Recently, a graduate student at my university asked me what advice I would give to new TAs. Wow, I thought, I have totally neglected this essential group of people on the higher ed landscape.
TAs are really, really important. They teach well over 50% of classes on most campuses. They are also attending their own classes, doing research, and writing a thesis or a dissertation. They are seriously busy people. And miserably underpaid.
Colleges and universities rely on them to teach the so-called service courses, such as first-year writing, elementary and intermediate languages, and popular core classes. They also facilitate discussion in the recitation or discussion sections that accompany many lectures, making up the third hour of a three-credit course, for example. Some very advanced graduate students may eventually get their own seminar in their field, but this is the exception, not the rule.
TAs are not adjuncts. TAs are still pursuing a degree and so are enrolled as full-time students. Adjuncts have their degree in hand and are either looking for full-time work or teaching for a bit of extra cash while doing something else entirely. Both are severely undercompensated, usually earning about $2,500-3,000 for a 12-15-week class that they have to prepare for, lead, and grade papers. It takes hours a week to do it well. Both of these groups make up the inexpensive labor force campuses rely on. Without them, the complexion of course offerings would have to change dramatically. I can’t even imagine what it would look like.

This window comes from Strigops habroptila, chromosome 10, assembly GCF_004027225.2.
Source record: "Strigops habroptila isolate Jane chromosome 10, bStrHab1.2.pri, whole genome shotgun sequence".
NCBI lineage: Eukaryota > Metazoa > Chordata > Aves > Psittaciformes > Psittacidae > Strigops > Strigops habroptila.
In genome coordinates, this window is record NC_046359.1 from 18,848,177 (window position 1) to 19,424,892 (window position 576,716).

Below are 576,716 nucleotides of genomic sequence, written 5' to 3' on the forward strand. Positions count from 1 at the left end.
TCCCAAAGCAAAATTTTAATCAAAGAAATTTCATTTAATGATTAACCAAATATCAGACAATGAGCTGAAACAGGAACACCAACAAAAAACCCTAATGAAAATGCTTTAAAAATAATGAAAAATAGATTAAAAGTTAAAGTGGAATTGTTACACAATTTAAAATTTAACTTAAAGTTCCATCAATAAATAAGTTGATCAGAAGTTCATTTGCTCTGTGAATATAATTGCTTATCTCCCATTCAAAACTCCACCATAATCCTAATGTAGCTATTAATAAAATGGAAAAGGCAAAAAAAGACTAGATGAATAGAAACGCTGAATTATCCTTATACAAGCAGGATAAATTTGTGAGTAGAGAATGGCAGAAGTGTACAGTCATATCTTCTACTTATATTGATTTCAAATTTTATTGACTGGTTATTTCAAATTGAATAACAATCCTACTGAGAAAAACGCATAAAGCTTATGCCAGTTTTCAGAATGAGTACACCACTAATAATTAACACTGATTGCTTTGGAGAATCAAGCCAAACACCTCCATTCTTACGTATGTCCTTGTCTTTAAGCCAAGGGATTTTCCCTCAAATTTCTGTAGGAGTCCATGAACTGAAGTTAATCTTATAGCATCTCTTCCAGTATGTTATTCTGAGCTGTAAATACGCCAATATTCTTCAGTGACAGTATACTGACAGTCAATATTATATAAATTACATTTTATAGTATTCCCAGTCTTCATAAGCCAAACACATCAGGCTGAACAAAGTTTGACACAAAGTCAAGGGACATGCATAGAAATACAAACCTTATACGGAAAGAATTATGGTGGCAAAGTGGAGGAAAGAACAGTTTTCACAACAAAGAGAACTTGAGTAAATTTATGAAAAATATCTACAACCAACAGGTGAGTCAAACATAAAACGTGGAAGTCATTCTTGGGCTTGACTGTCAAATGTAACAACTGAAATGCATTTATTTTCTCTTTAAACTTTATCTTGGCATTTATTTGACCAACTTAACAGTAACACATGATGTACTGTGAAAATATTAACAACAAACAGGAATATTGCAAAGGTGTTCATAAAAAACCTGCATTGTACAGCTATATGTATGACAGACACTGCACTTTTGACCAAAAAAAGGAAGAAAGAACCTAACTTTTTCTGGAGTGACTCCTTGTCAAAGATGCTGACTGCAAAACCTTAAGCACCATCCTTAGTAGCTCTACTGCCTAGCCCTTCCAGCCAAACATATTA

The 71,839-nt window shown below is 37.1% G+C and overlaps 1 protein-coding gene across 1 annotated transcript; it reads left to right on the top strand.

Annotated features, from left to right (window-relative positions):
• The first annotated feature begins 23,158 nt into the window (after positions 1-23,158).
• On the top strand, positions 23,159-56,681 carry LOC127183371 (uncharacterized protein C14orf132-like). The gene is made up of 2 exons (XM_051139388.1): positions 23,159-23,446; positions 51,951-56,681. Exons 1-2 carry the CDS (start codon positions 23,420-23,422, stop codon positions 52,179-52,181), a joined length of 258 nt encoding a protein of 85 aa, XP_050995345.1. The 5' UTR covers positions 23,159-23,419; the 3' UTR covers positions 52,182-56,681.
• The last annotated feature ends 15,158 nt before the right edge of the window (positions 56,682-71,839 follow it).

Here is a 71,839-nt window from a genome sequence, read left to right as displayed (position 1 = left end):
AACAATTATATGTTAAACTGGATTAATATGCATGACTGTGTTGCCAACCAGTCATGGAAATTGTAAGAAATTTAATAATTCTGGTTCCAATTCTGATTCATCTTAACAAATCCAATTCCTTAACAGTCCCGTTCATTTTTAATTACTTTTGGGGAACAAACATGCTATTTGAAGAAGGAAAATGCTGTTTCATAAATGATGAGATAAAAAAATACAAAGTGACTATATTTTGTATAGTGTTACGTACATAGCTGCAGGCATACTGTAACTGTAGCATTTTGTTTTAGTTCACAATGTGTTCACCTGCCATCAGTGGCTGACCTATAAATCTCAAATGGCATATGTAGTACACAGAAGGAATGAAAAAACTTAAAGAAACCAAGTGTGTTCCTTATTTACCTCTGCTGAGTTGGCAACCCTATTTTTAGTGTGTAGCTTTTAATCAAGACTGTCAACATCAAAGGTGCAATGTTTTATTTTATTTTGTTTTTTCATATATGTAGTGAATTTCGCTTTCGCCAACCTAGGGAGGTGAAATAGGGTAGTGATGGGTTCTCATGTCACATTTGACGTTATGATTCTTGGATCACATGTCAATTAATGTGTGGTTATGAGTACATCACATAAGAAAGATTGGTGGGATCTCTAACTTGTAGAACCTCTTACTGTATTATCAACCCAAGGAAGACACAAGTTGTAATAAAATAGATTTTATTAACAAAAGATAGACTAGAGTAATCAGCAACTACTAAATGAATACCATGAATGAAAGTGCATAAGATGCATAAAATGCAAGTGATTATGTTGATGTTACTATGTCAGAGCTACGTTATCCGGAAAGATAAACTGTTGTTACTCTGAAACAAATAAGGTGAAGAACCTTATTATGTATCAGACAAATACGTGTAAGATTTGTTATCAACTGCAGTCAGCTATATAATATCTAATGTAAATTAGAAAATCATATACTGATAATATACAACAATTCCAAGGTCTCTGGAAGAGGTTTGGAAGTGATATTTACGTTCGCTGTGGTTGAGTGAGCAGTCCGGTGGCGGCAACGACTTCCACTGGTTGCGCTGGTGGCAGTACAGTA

So, if you are about to start teaching for the first very time as a TA, like my new friend who posed the question to me this week, here’s some advice I would offer:
For many years, as a dean at three Ivy League colleges and now as an AVP at a university with an extraordinary mission, I have had a front row seat to the obstacles to success that college students and their parents confront every year. Even at so-called elite, highly selective colleges such as Princeton, Harvard, and Columbia, where I spent some of my career, students struggle on a daily basis to remain healthy, happy, grounded, and to stay in school. I am dedicated to helping them.